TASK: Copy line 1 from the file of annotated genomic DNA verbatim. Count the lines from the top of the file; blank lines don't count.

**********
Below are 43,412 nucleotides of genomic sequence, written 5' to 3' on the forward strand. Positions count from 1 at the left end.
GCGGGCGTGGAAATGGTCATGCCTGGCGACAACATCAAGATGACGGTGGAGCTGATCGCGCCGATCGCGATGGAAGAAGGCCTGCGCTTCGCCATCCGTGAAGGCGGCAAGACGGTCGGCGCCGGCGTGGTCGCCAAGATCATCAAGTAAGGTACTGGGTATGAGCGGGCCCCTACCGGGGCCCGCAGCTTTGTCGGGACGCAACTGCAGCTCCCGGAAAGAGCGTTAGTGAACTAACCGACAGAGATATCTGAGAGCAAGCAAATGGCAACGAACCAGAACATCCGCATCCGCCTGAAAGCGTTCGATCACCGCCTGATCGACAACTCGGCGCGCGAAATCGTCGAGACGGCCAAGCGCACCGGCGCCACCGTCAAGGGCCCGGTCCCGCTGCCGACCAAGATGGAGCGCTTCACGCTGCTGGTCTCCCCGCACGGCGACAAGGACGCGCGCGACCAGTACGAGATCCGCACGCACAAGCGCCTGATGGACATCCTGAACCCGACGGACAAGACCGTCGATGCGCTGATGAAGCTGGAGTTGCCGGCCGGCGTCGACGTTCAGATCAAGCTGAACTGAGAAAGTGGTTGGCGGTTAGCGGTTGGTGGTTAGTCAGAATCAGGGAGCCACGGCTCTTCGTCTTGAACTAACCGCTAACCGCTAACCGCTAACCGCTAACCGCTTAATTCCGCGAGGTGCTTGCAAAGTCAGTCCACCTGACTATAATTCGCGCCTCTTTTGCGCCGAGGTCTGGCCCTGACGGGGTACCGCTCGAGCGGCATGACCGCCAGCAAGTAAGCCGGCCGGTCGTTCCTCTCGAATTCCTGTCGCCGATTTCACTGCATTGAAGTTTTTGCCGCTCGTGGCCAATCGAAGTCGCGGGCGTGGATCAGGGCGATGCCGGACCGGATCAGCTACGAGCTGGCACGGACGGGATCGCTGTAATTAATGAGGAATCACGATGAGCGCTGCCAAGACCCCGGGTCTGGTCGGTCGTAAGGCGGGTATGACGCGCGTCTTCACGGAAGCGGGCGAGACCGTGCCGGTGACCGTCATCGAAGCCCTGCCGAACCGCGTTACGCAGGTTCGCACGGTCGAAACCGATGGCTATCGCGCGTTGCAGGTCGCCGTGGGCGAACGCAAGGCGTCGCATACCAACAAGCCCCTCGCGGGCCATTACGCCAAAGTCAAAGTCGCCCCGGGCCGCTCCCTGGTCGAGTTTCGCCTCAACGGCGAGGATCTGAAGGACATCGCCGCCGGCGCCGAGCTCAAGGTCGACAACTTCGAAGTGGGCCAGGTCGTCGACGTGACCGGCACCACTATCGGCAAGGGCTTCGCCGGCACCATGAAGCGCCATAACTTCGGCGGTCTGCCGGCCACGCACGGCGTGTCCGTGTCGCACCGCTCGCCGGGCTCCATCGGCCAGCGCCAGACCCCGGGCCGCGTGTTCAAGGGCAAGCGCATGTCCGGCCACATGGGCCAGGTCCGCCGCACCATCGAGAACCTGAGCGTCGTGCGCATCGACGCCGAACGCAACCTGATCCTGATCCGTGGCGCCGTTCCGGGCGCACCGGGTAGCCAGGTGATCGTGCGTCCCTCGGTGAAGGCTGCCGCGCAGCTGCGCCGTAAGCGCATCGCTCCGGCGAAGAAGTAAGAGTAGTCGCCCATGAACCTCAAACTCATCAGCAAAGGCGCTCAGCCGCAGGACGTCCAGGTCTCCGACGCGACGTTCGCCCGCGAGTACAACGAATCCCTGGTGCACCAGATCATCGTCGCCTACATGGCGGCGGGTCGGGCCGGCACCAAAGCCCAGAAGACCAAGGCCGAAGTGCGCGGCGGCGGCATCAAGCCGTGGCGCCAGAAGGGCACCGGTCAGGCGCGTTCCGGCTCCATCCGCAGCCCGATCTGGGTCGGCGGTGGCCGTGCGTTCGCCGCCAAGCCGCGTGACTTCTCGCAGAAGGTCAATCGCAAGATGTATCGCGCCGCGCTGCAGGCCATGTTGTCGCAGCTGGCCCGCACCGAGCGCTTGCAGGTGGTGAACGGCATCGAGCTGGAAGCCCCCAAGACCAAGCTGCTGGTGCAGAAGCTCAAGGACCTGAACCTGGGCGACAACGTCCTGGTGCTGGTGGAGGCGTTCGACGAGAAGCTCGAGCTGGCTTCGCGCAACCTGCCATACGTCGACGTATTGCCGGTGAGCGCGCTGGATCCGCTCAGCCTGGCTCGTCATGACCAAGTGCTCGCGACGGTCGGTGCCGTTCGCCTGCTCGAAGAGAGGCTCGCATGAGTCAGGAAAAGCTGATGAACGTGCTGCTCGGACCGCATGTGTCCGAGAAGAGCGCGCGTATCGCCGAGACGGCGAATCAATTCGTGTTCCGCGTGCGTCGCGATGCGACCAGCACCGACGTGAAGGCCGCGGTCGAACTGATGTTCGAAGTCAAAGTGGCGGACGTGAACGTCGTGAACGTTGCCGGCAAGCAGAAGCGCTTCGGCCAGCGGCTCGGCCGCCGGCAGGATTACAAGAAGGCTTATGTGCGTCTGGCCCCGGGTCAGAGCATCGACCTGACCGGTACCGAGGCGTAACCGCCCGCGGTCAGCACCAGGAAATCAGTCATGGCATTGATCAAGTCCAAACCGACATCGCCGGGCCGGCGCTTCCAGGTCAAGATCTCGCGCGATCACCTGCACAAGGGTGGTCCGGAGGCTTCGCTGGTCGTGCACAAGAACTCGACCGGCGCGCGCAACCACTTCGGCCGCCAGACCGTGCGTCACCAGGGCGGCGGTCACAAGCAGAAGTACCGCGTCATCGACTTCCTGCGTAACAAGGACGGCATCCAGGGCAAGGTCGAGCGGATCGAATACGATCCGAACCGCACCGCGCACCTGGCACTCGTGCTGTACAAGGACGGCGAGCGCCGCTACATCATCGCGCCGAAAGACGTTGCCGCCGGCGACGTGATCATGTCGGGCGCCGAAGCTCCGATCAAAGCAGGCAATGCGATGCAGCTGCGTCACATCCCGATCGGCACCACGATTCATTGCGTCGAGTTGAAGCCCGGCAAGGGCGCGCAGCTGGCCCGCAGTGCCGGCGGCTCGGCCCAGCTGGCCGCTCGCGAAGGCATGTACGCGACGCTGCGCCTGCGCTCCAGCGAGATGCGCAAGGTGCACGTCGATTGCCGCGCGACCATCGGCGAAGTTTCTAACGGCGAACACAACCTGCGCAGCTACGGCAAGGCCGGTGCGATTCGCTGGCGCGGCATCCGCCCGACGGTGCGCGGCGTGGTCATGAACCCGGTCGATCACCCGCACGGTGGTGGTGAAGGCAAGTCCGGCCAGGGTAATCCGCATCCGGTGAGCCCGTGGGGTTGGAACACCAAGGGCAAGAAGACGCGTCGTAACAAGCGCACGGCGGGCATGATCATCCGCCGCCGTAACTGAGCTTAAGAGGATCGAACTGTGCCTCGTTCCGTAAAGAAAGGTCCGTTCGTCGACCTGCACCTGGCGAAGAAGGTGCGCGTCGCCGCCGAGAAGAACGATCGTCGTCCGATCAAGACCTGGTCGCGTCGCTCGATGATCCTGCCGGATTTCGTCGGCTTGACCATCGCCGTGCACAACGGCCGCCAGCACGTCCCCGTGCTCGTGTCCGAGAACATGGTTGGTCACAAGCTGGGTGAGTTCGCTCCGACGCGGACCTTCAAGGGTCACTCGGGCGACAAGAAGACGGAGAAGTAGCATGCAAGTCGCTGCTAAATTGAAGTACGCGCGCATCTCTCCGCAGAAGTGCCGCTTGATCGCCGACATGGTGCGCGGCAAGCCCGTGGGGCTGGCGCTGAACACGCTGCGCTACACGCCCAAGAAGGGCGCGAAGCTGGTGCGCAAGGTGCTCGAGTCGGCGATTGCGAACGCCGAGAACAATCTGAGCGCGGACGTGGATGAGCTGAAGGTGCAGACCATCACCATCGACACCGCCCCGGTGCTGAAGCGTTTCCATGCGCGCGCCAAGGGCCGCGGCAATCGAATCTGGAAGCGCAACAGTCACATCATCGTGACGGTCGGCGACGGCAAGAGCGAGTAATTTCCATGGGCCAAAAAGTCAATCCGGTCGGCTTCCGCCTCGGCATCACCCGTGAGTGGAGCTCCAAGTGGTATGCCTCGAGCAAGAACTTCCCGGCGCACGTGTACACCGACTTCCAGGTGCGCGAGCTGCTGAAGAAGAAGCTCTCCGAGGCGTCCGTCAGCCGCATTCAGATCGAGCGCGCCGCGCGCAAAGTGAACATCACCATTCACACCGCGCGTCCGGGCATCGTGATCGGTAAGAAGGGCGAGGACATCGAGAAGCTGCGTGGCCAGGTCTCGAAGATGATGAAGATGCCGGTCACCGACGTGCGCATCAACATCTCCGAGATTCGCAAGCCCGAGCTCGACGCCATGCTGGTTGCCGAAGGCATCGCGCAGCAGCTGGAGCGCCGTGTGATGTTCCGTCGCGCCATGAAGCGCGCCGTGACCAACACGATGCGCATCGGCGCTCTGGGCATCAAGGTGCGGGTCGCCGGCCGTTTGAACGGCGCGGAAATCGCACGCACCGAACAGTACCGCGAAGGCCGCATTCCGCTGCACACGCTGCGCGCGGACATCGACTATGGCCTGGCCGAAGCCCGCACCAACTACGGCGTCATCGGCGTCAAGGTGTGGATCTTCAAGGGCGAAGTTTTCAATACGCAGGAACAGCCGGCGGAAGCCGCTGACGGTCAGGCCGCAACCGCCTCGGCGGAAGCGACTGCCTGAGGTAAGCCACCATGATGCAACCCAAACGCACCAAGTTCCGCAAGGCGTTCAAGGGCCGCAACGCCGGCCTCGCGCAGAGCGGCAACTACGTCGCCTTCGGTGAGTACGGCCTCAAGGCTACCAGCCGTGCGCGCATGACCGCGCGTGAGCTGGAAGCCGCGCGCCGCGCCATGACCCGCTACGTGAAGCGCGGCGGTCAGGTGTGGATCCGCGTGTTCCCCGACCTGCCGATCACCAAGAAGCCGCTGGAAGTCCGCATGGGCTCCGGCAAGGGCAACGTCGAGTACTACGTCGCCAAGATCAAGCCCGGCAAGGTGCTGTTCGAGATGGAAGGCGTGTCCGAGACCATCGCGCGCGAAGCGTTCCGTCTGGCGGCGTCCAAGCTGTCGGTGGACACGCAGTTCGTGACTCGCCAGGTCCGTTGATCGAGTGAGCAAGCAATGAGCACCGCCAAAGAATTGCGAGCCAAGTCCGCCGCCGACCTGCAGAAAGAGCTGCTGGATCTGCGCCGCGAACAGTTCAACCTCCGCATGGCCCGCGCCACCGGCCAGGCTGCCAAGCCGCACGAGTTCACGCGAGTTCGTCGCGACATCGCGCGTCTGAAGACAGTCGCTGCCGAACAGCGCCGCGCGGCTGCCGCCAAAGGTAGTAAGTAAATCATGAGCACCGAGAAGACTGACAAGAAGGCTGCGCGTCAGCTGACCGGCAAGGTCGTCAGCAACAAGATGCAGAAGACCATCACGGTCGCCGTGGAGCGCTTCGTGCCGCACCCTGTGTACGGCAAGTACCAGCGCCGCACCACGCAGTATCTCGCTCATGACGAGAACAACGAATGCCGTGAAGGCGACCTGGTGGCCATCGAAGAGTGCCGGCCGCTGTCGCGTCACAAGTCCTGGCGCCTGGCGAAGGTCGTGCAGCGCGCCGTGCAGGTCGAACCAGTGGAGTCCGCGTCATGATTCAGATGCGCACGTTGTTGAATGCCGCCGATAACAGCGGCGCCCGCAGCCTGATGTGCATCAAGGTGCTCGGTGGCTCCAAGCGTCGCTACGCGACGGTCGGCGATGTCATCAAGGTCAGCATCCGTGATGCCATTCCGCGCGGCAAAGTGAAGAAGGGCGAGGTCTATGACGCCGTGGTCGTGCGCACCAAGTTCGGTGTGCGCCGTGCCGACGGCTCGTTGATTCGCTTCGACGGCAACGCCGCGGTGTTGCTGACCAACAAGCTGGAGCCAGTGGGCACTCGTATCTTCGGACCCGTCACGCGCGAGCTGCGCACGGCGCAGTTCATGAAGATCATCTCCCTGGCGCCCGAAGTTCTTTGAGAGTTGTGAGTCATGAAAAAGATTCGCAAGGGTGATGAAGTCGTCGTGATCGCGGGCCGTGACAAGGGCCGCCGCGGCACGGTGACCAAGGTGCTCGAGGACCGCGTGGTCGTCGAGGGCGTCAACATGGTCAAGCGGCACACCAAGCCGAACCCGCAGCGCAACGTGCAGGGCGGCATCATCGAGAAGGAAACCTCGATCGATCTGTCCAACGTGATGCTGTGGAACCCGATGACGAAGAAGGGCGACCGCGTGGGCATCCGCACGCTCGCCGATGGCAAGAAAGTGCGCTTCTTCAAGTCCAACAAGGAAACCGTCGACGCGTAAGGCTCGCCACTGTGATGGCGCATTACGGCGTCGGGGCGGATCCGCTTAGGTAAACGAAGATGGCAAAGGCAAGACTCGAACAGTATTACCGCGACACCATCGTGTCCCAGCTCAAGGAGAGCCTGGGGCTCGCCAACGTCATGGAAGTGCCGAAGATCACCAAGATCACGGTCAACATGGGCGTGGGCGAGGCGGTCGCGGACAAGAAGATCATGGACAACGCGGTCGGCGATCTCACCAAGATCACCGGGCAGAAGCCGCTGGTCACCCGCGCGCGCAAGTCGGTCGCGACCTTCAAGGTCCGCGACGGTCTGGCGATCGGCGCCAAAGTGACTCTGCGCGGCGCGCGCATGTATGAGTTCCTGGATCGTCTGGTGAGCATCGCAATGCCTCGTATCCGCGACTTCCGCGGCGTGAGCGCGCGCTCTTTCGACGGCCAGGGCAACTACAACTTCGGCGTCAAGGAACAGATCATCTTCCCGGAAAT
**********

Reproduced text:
Below are 43,412 nucleotides of genomic sequence, written 5' to 3' on the forward strand. Positions count from 1 at the left end.